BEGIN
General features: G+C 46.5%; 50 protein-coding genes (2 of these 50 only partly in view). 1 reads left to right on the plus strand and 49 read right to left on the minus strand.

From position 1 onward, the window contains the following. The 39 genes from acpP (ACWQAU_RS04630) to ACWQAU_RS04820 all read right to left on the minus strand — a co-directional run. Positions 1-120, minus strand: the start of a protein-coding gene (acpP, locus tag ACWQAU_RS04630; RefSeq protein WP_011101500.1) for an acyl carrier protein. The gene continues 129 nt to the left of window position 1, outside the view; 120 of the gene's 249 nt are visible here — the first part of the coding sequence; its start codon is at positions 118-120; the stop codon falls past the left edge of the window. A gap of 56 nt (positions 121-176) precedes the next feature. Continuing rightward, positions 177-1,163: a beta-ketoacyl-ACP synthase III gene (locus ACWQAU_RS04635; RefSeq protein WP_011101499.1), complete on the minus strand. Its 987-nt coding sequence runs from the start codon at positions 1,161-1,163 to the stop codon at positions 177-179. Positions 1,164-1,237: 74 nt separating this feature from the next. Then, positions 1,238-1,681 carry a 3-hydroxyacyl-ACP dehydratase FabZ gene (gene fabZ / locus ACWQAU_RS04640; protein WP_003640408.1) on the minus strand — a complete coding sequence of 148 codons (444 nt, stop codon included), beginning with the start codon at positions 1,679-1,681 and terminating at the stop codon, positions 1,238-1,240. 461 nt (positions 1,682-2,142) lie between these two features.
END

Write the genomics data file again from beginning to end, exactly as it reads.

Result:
General features: G+C 46.5%; 50 protein-coding genes (2 of these 50 only partly in view). 1 reads left to right on the plus strand and 49 read right to left on the minus strand.

From position 1 onward, the window contains the following. The 39 genes from acpP (ACWQAU_RS04630) to ACWQAU_RS04820 all read right to left on the minus strand — a co-directional run. Positions 1-120, minus strand: the start of a protein-coding gene (acpP, locus tag ACWQAU_RS04630; RefSeq protein WP_011101500.1) for an acyl carrier protein. The gene continues 129 nt to the left of window position 1, outside the view; 120 of the gene's 249 nt are visible here — the first part of the coding sequence; its start codon is at positions 118-120; the stop codon falls past the left edge of the window. A gap of 56 nt (positions 121-176) precedes the next feature. Continuing rightward, positions 177-1,163: a beta-ketoacyl-ACP synthase III gene (locus ACWQAU_RS04635; RefSeq protein WP_011101499.1), complete on the minus strand. Its 987-nt coding sequence runs from the start codon at positions 1,161-1,163 to the stop codon at positions 177-179. Positions 1,164-1,237: 74 nt separating this feature from the next. Then, positions 1,238-1,681 carry a 3-hydroxyacyl-ACP dehydratase FabZ gene (gene fabZ / locus ACWQAU_RS04640; protein WP_003640408.1) on the minus strand — a complete coding sequence of 148 codons (444 nt, stop codon included), beginning with the start codon at positions 1,679-1,681 and terminating at the stop codon, positions 1,238-1,240. 461 nt (positions 1,682-2,142) lie between these two features.